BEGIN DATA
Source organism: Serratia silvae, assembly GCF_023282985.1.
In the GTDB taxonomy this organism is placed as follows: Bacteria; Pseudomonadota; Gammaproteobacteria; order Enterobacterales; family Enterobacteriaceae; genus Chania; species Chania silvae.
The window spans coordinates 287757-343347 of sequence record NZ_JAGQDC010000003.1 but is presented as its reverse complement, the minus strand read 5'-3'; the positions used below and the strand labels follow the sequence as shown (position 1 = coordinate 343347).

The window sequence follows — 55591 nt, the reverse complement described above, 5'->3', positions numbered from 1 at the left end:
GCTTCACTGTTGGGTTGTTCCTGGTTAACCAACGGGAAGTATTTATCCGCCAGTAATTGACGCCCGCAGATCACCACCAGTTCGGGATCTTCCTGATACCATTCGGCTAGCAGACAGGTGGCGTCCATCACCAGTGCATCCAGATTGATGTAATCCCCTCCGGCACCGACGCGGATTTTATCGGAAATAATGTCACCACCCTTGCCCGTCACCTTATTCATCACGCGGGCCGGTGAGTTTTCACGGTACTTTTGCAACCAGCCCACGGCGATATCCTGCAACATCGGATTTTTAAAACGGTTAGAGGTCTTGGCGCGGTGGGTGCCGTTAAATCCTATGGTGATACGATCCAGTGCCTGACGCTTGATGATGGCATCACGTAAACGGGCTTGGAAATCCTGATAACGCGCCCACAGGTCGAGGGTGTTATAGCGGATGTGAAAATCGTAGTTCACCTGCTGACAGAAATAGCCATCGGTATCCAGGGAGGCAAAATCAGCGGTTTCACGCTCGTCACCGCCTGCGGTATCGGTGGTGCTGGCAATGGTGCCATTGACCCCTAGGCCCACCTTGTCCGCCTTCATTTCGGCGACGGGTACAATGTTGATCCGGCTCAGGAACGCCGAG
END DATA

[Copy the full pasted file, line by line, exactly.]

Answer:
Source organism: Serratia silvae, assembly GCF_023282985.1.
In the GTDB taxonomy this organism is placed as follows: Bacteria; Pseudomonadota; Gammaproteobacteria; order Enterobacterales; family Enterobacteriaceae; genus Chania; species Chania silvae.
The window spans coordinates 287757-343347 of sequence record NZ_JAGQDC010000003.1 but is presented as its reverse complement, the minus strand read 5'-3'; the positions used below and the strand labels follow the sequence as shown (position 1 = coordinate 343347).

The window sequence follows — 55591 nt, the reverse complement described above, 5'->3', positions numbered from 1 at the left end:
GCTTCACTGTTGGGTTGTTCCTGGTTAACCAACGGGAAGTATTTATCCGCCAGTAATTGACGCCCGCAGATCACCACCAGTTCGGGATCTTCCTGATACCATTCGGCTAGCAGACAGGTGGCGTCCATCACCAGTGCATCCAGATTGATGTAATCCCCTCCGGCACCGACGCGGATTTTATCGGAAATAATGTCACCACCCTTGCCCGTCACCTTATTCATCACGCGGGCCGGTGAGTTTTCACGGTACTTTTGCAACCAGCCCACGGCGATATCCTGCAACATCGGATTTTTAAAACGGTTAGAGGTCTTGGCGCGGTGGGTGCCGTTAAATCCTATGGTGATACGATCCAGTGCCTGACGCTTGATGATGGCATCACGTAAACGGGCTTGGAAATCCTGATAACGCGCCCACAGGTCGAGGGTGTTATAGCGGATGTGAAAATCGTAGTTCACCTGCTGACAGAAATAGCCATCGGTATCCAGGGAGGCAAAATCAGCGGTTTCACGCTCGTCACCGCCTGCGGTATCGGTGGTGCTGGCAATGGTGCCATTGACCCCTAGGCCCACCTTGTCCGCCTTCATTTCGGCGACGGGTACAATGTTGATCCGGCTCAGGAACGCCGAG